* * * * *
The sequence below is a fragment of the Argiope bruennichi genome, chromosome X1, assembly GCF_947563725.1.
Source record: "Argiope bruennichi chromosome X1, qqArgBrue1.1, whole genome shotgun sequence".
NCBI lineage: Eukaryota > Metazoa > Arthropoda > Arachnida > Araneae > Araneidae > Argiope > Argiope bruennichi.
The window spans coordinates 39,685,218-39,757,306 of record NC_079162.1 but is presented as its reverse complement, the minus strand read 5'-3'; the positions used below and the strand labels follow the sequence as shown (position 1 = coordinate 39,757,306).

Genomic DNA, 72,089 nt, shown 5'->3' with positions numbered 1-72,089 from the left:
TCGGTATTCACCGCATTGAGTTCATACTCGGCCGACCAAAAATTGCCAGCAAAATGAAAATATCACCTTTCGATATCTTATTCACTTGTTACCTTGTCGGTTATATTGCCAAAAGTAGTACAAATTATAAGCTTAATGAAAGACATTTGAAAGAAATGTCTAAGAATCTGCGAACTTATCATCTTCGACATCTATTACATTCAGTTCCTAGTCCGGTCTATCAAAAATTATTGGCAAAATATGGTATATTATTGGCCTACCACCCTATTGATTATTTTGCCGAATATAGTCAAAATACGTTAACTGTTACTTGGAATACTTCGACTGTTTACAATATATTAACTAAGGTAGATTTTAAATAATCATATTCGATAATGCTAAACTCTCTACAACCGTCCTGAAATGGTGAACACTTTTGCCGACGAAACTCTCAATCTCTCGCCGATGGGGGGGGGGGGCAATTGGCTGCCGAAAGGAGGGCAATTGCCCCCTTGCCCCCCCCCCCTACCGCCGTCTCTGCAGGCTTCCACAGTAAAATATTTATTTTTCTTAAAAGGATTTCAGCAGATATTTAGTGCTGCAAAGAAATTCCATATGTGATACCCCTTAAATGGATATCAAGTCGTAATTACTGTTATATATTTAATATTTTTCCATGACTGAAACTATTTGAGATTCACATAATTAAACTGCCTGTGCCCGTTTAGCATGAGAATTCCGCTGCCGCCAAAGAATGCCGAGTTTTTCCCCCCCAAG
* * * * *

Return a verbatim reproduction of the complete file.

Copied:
The sequence below is a fragment of the Argiope bruennichi genome, chromosome X1, assembly GCF_947563725.1.
Source record: "Argiope bruennichi chromosome X1, qqArgBrue1.1, whole genome shotgun sequence".
NCBI lineage: Eukaryota > Metazoa > Arthropoda > Arachnida > Araneae > Araneidae > Argiope > Argiope bruennichi.
The window spans coordinates 39,685,218-39,757,306 of record NC_079162.1 but is presented as its reverse complement, the minus strand read 5'-3'; the positions used below and the strand labels follow the sequence as shown (position 1 = coordinate 39,757,306).

Genomic DNA, 72,089 nt, shown 5'->3' with positions numbered 1-72,089 from the left:
TCGGTATTCACCGCATTGAGTTCATACTCGGCCGACCAAAAATTGCCAGCAAAATGAAAATATCACCTTTCGATATCTTATTCACTTGTTACCTTGTCGGTTATATTGCCAAAAGTAGTACAAATTATAAGCTTAATGAAAGACATTTGAAAGAAATGTCTAAGAATCTGCGAACTTATCATCTTCGACATCTATTACATTCAGTTCCTAGTCCGGTCTATCAAAAATTATTGGCAAAATATGGTATATTATTGGCCTACCACCCTATTGATTATTTTGCCGAATATAGTCAAAATACGTTAACTGTTACTTGGAATACTTCGACTGTTTACAATATATTAACTAAGGTAGATTTTAAATAATCATATTCGATAATGCTAAACTCTCTACAACCGTCCTGAAATGGTGAACACTTTTGCCGACGAAACTCTCAATCTCTCGCCGATGGGGGGGGGGGGCAATTGGCTGCCGAAAGGAGGGCAATTGCCCCCTTGCCCCCCCCCCCTACCGCCGTCTCTGCAGGCTTCCACAGTAAAATATTTATTTTTCTTAAAAGGATTTCAGCAGATATTTAGTGCTGCAAAGAAATTCCATATGTGATACCCCTTAAATGGATATCAAGTCGTAATTACTGTTATATATTTAATATTTTTCCATGACTGAAACTATTTGAGATTCACATAATTAAACTGCCTGTGCCCGTTTAGCATGAGAATTCCGCTGCCGCCAAAGAATGCCGAGTTTTTCCCCCCCAAG